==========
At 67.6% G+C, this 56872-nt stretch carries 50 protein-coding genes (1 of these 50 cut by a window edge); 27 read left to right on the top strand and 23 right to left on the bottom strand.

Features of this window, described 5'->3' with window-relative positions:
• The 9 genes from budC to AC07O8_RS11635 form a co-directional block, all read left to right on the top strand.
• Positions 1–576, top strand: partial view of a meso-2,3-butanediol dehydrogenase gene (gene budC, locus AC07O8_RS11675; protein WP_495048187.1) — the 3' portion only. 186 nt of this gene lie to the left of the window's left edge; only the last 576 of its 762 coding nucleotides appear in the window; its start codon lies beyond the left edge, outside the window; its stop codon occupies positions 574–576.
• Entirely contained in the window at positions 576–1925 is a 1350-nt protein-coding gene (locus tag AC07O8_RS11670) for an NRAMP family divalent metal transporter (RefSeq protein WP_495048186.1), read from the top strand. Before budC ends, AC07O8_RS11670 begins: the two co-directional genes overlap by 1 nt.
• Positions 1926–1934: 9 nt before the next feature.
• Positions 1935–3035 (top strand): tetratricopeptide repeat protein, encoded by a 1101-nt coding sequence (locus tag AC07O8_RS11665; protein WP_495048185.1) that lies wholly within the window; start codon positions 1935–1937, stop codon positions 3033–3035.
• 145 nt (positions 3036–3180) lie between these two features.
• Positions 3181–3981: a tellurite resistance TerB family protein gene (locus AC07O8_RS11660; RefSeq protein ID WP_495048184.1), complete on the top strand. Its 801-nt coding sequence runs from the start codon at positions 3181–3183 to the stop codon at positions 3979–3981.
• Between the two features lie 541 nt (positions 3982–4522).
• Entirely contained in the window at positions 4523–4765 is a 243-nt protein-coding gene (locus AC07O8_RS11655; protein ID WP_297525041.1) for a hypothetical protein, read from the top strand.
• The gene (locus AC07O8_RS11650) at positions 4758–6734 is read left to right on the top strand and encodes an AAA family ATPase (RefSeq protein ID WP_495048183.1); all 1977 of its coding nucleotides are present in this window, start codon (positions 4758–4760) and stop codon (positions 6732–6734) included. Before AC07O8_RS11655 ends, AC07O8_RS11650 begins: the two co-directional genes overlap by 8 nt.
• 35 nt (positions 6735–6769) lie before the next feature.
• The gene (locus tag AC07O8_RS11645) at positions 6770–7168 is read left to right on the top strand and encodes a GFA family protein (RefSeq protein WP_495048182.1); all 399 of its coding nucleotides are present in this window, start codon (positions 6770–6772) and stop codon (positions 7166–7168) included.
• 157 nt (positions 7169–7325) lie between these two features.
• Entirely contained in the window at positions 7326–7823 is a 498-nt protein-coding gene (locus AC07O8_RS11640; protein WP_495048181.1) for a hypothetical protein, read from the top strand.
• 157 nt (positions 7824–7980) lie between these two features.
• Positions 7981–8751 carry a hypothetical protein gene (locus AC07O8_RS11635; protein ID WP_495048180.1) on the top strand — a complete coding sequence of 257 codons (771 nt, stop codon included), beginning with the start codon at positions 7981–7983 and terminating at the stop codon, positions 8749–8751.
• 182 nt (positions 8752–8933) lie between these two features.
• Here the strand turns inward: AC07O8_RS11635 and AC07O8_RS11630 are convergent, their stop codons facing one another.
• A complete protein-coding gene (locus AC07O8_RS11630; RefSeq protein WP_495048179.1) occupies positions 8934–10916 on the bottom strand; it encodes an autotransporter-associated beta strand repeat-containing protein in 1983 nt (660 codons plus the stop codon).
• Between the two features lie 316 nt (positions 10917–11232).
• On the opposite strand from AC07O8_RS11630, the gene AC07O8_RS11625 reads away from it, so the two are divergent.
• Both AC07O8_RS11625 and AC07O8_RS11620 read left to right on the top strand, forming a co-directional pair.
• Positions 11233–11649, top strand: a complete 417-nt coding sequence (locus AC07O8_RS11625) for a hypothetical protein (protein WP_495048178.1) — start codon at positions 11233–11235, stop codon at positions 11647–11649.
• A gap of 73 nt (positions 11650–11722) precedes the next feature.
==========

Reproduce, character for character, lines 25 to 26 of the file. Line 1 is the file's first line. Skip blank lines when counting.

• Positions 11233–11649, top strand: a complete 417-nt coding sequence (locus AC07O8_RS11625) for a hypothetical protein (protein WP_495048178.1) — start codon at positions 11233–11235, stop codon at positions 11647–11649.
• A gap of 73 nt (positions 11650–11722) precedes the next feature.